Ivo Karlović took top honors in the singles final at the inaugural ATP 250 Los Cabos Open on Saturday night, defeating Feliciano López 7-6, 6-2 in front of an appreciative crowd at the newly built Estadio Pegaso in Cabo San Lucas. The match featured the oldest combined ages between finalists on the ATP tour since 1977. Karlović is 37, López 34.
It was, at most, a mild upset. Karlović, who was seeded third, is a force of nature, a 6’11” giant who until four years held the record for the fastest serve ever on the ATP tour at 156 mph, and is the tallest player ever to be ranked among the top 100 players in the world. When he’s on his game, powering in first massive first serves, he is very tough to beat. But López–in many ways the face of the tournament, both on-court as top seed and off-court via promotional duties–fought hard, particularly during the first set and its subsequent tiebreaker.
“It was a difficult match in the beginning,” said the Croatian Karlović. “He was playing really well. I was a little lucky at the end of the first set, but that gave me confidence for the rest of the match. I realized what he was doing and took my opportunities.”
Karlović earned $128,200 U.S. dollars for the victory, while runner-up Lopez received $67,515. India’s Purav Raja and Divij Sharan won the hotly contested doubles final, meanwhile, outlasting Israel’s Jonathan Erlich and England’s Ken Skupski 7-6, 7-6. The winners of that match shared $38,940. The rest of the tournament’s $780,000 in prize money was distributed among other participants.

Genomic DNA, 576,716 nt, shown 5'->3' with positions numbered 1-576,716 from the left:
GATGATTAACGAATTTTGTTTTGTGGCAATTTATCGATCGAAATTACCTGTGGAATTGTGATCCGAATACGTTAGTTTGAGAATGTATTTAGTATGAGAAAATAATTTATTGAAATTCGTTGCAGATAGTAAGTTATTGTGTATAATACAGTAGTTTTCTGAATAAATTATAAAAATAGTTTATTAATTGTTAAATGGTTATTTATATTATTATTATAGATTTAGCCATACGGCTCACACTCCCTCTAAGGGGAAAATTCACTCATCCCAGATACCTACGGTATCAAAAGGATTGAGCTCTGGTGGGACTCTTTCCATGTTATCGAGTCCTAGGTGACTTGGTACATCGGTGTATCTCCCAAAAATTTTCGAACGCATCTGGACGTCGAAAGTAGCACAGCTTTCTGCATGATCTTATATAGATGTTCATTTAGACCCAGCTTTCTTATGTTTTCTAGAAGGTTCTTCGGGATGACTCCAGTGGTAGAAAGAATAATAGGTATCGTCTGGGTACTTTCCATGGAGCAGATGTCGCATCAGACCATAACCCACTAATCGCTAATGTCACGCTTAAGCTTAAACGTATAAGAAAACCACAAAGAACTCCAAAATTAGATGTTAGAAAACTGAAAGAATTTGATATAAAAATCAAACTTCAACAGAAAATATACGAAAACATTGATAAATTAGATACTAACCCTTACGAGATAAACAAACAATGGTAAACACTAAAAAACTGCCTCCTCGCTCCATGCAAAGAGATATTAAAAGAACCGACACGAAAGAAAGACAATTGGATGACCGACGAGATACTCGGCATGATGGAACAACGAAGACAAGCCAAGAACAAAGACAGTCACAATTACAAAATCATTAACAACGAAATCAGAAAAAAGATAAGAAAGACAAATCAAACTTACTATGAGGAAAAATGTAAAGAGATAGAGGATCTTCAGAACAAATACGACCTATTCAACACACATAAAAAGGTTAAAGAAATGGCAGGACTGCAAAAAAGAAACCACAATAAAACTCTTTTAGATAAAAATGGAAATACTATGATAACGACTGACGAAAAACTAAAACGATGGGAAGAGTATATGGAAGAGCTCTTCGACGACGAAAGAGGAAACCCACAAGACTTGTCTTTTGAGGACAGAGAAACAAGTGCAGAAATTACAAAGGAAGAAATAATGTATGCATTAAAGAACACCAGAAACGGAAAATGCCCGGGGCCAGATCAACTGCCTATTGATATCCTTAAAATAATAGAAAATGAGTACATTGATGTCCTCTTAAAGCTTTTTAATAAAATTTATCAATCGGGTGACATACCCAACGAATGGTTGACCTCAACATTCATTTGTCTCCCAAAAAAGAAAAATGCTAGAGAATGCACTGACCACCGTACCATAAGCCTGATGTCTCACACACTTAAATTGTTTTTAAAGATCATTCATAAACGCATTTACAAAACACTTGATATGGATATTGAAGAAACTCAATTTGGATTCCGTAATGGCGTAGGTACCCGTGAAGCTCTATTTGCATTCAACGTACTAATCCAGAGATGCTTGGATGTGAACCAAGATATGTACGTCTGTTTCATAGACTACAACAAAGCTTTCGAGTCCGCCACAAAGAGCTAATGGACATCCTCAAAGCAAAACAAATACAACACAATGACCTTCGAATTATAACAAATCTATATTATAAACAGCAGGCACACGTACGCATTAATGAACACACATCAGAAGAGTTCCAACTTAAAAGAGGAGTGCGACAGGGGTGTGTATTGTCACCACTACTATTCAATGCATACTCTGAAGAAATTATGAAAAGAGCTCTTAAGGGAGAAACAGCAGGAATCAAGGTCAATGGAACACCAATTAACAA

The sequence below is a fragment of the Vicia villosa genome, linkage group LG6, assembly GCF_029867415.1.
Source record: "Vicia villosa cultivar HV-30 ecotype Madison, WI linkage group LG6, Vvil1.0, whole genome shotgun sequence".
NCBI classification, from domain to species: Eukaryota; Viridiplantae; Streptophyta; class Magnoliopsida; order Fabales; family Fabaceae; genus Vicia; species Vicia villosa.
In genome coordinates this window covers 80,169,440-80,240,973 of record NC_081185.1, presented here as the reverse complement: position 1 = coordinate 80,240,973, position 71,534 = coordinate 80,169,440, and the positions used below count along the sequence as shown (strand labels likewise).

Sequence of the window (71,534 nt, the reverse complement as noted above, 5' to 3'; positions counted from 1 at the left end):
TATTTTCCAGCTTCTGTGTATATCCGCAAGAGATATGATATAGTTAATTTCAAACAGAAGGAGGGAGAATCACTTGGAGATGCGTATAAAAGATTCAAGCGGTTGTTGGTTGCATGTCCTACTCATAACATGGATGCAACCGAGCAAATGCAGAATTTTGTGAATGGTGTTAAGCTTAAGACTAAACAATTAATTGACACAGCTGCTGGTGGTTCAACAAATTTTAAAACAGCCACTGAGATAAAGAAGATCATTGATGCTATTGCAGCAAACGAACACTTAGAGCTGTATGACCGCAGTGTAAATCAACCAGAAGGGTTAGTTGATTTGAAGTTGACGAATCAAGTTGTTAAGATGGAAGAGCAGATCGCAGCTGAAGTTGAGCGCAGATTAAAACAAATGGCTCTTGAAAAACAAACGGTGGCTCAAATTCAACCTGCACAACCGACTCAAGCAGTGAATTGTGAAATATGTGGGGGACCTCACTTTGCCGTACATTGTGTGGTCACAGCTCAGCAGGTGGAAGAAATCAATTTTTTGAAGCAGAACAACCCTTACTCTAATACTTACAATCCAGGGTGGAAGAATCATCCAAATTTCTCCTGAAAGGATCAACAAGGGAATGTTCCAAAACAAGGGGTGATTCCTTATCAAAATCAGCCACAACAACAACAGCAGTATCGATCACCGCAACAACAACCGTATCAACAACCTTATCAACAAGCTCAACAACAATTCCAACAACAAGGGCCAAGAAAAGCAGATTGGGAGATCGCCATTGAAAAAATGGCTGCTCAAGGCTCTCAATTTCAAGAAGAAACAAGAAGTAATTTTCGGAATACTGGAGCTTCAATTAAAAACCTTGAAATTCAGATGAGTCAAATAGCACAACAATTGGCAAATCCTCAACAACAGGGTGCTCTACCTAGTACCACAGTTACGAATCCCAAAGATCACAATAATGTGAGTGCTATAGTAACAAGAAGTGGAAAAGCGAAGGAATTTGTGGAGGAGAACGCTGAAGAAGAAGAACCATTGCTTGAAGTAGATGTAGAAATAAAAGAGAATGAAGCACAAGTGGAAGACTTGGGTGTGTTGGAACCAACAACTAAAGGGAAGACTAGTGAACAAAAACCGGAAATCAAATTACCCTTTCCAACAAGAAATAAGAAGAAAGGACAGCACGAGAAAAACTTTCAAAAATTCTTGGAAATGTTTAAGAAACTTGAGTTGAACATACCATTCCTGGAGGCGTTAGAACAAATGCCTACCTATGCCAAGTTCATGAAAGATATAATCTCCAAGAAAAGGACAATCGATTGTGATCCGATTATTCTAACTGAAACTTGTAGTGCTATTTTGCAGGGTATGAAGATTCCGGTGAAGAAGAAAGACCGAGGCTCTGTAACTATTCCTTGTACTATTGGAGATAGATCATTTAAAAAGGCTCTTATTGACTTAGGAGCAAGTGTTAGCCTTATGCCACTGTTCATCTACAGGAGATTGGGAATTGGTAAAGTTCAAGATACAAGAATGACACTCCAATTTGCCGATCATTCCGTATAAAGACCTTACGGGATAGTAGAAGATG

The week-long tournament will be remembered not only for its excellent tennis, but for ushering in ATP level competition in Los Cabos. The Los Cabos Open (in Spanish, Abierto Los Cabos) was the first-ever big-time tournament in the area–it took the calendar spot formerly occupied by an event in Bogotá, Colombia–and required the construction of brand new facilities at the Delmar International School, a bilingual educational center for children K-12 located just outside Cabo San Lucas proper.
The shiny new facilities proved excellent, and included not only a 3,500 seat stadium, a grandstand and auxiliary hard courts, but a hospitality center for restaurants, bars and major sponsors like ESPN, Pepsi, Adidas, Michelob Ultra, Mazda and Cinemex. Those seeking refreshments were treated to fresh local seafood and other Mexican delicacies like artisanal tequila and mescal. Fine wines were also abundant, allowing visitors to sit at picnic tables sipping Champagne and enjoying the spectacular views of Land’s End.
Land’s End and El Arco, the famed 30-million-year-old granite monuments at the southernmost tip of the Baja California peninsula, were almost as prominently featured as the players. Top seeds López, Australian Bernard Tomic and American Sam Querrey were even taken on a tour aboard local dinner cruiser Caborey so that they could volley on a miniature tennis court in front of the area’s most notable natural wonders.
Tomic and Querrey subsequently lost in their first matches.
López fought on to very end, and like Karlović, seemed impressed with both the place and its people.
“Everyone here is really nice to me, “ Karlović said, summing up the prevailing opinion. “The venue is unbelievable. I hope to come back next year.”